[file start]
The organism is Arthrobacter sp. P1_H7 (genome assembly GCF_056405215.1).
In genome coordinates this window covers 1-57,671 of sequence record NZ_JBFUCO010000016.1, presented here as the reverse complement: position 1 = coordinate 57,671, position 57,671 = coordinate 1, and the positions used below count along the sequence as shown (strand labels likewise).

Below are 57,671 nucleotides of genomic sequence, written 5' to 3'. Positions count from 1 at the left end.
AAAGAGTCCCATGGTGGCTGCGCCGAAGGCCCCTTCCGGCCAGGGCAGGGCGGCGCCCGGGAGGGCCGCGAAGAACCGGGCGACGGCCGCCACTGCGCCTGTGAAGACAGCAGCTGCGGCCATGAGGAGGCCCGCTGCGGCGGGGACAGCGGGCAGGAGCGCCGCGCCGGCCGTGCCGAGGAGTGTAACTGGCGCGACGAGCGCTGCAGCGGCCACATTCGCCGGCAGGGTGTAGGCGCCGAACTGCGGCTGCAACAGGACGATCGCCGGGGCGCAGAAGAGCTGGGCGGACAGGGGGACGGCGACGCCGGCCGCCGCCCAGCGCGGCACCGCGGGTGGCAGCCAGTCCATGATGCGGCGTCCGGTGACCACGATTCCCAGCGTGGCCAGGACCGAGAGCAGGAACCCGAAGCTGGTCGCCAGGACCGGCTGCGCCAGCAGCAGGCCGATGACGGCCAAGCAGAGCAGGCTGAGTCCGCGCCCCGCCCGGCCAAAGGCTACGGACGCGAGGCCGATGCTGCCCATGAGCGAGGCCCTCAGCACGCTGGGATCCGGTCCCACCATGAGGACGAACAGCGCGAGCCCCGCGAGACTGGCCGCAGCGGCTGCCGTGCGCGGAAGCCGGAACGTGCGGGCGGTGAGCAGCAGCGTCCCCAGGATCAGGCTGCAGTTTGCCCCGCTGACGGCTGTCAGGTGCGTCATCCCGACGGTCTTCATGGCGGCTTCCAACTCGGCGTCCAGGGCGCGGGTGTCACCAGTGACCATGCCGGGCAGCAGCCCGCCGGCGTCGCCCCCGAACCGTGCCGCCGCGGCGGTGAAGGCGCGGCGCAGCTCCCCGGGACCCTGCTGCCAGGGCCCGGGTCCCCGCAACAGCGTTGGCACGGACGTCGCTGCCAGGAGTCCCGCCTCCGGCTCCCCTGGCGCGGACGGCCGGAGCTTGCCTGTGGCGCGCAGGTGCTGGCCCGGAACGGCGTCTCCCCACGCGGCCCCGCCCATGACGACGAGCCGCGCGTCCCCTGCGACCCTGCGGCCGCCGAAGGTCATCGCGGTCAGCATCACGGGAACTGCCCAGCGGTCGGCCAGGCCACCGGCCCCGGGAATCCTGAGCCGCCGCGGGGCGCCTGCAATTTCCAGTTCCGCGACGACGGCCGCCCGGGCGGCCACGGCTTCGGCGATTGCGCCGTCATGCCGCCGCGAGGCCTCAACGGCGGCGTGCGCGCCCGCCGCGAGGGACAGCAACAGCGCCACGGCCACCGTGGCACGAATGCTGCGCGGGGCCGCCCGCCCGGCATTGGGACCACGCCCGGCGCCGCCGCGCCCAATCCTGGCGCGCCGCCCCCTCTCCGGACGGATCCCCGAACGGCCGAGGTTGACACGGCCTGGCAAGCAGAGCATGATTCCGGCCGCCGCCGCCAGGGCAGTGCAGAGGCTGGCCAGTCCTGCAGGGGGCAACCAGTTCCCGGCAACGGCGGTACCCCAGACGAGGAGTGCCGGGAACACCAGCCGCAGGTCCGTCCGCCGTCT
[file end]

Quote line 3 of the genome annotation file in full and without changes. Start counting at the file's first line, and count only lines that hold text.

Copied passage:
Below are 57,671 nucleotides of genomic sequence, written 5' to 3'. Positions count from 1 at the left end.